Tuesday 28 September 2021 2:12 pm

So done with WFH: Young people feel isolated and underappreciated at work

UK bosses are being warned to double-down on their support for young, entry-level employees as many feel isolated, overworked and underappreciated at work during the pandemic.

One in four have been stuck working in their bedroom while living at home or isolated in their flat or a house share with strangers, according to research from Advanced, shared with City A.M. today.

Generally, there’s been little support from their managers.

Just 37 per cent of 18-24 year olds say their manager has introduced regular check-ins since working remotely over the last 12 months.

Nearly two-thirds also say they have been expected to perform urgent tasks outside of working hours – 10 per cent higher than the average of all other age groups over 25.

It suggests that some managers expect younger employees to put in extra unpaid hours, and that possibly a lack of experience, confidence, or job security makes it harder for them to refuse.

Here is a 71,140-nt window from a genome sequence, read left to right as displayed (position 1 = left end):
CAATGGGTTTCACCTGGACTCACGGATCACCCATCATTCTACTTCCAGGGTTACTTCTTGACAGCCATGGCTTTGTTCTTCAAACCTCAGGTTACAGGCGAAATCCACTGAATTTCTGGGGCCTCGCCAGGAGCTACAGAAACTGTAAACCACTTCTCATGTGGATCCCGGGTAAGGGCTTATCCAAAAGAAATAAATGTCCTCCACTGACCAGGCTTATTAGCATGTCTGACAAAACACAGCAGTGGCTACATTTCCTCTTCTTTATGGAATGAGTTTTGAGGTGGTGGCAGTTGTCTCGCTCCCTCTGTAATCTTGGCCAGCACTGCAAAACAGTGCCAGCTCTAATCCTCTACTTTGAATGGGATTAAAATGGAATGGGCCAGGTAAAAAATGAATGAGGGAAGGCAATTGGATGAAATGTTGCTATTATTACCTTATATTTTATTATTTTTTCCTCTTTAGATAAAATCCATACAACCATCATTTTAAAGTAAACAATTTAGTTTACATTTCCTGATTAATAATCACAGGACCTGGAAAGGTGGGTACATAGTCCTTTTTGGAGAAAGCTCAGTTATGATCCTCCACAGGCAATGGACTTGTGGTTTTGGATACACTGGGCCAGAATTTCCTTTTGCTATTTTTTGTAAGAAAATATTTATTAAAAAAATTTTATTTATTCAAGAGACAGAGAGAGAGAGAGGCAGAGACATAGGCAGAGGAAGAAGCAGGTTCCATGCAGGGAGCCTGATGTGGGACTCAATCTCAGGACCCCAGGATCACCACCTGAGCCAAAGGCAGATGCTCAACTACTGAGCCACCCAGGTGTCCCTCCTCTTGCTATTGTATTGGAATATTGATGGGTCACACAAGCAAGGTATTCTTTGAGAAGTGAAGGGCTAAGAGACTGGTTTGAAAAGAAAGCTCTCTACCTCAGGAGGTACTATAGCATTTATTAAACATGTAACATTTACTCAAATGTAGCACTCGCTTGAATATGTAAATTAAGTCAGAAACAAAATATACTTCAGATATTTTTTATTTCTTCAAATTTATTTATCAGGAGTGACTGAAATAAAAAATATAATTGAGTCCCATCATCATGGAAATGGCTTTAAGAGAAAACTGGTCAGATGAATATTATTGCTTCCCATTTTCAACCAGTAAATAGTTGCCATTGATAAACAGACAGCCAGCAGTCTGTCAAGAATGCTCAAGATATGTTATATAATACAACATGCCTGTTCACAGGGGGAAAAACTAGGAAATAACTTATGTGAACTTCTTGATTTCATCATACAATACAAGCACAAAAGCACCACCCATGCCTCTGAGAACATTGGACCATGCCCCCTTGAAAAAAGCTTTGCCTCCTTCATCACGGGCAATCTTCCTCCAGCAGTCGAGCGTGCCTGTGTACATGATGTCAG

“The pandemic has had a negative impact on all age groups, but it’s 18-24 year-olds who have been hit the hardest,” said Alex Arundale, chief people officer at Advanced.

“Many young people may struggle with putting together the basics they need to work from home, such as an adequately-sized desk, or even just sufficient peace and quiet from noisy flatmates or other family members,” Arundale told City A.M.

“This has made it incredibly difficult for them to separate work from personal life, which is clearly leading to feelings of isolation and cabin-fever,” he added.

Support

Arundale urged bosses to double-down on their support for younger employees, especially those who started their very first job during lockdown and have had no in-person onboarding or training.

Advance found that 44 per cent of 18-24 year olds are “really looking forward” to returning to the workplace, compared to 19 per cent for over 25s – and 60 per cent admit social interaction is the main reason for wanting to return to the office.

Similarly, 66 per cent say they miss their workplace compared to 38 per cent who miss their personal working space. While most don’t want to return to the office full-time, 54 per cent want to spend half of their time in the office and half at home. 

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